In most family A GPCRs, the corresponding conserved polar residues form a sodium-binding site, which allosterically stabilizes TMs 3 and 7 in the inactive conformation and collapses upon receptor activation (26) (Fig. 4, A and B). However, sodium has almost no effect on AngII affinity for the AT1R (Fig. 4C) (16), and there is no electron density for sodium in the inactive AT1R structures (16, 17) (Fig. 4D). Substitution of the highly conserved S7.46 with N2957.46 in the AT1R (Fig. 4, A and D) disrupts the sodium coordination sphere and precludes sodium binding. Instead, a hydrogen bond between N2957.46 and N1113.35 replaces the need for sodium to stabilize the inactive state (Fig. 4D). This substitution appears to have helped create a bipartite activation mechanism that renders the AT1R particularly prone to biased signaling (Fig. 4, D and E). Deviations from the conserved sodium-binding motif are particularly enriched in peptide- and protein-binding family A GPCRs that are closely related to the AT1R (Fig. 4A). For example, only 3 out of 22 chemokine receptors possess all of the conserved residues typically required for tight sodium binding (27). Notably, the chemokine receptor family also contains a number of atypical receptors that do not signal through G proteins, some of which have been shown to activate β-arrestins (28), and endogenous chemokines function as biased ligands at many chemokine receptors (29, 30). Furthermore, substitutions in and immediately surrounding the sodium-binding site of many GPCRs [e.g., δ-opioid receptor (31), CCR5 (32), and NK1 receptor (33)] can bias receptor signaling either toward G proteins or β-arrestins, which demonstrates that transducer coupling is exquisitely sensitive to manipulation of this region. A pathogenic mutation associated with cancer is located in the canonical sodium-binding region of CysLTR2 and yields a constitutively active G protein–biased receptor (34). We provide the first direct, experimental evidence that this critical polar network assumes at least three configurations—the inactive configuration and two distinct active conformations—which provides a molecular explanation for how it contributes to differential transducer activation.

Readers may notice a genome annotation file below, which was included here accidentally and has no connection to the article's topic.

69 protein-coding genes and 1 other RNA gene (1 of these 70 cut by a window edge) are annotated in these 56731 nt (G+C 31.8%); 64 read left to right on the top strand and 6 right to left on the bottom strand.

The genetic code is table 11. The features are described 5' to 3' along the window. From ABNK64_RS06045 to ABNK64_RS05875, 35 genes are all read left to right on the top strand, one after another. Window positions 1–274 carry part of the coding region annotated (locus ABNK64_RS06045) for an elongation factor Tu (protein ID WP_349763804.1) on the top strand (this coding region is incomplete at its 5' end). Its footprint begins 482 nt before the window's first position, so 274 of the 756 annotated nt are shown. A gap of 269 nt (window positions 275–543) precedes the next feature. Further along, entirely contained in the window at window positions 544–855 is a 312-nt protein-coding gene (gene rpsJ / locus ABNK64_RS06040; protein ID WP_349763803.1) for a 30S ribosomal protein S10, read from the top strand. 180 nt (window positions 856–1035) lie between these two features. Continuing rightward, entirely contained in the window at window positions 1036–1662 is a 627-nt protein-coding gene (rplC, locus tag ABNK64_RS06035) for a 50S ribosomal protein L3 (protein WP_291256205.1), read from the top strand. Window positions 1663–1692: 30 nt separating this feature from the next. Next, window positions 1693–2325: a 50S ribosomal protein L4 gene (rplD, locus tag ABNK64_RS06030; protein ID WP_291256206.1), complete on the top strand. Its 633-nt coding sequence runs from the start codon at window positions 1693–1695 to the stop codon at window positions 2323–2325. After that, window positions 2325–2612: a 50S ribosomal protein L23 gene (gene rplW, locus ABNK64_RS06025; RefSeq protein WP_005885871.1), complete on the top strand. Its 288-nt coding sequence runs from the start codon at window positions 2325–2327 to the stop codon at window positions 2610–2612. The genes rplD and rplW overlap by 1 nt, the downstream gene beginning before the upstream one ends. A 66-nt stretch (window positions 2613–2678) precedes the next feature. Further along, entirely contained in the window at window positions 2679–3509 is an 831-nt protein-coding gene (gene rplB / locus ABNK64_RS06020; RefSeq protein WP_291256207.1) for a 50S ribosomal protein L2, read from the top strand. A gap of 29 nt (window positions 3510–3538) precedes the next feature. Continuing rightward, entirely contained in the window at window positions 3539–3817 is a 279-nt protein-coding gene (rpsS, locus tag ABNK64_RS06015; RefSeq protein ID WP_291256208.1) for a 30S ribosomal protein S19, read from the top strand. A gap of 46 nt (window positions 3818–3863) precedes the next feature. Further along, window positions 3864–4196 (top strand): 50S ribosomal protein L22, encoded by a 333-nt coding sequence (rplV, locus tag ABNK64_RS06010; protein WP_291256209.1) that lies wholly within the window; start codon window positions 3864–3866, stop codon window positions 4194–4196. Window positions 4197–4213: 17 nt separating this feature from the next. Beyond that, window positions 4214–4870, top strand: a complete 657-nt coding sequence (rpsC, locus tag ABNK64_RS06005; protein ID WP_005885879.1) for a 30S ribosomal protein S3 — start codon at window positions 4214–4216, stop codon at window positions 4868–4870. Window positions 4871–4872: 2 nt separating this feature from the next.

Fig. 4 Structural diversity in the polar core of GPCRs.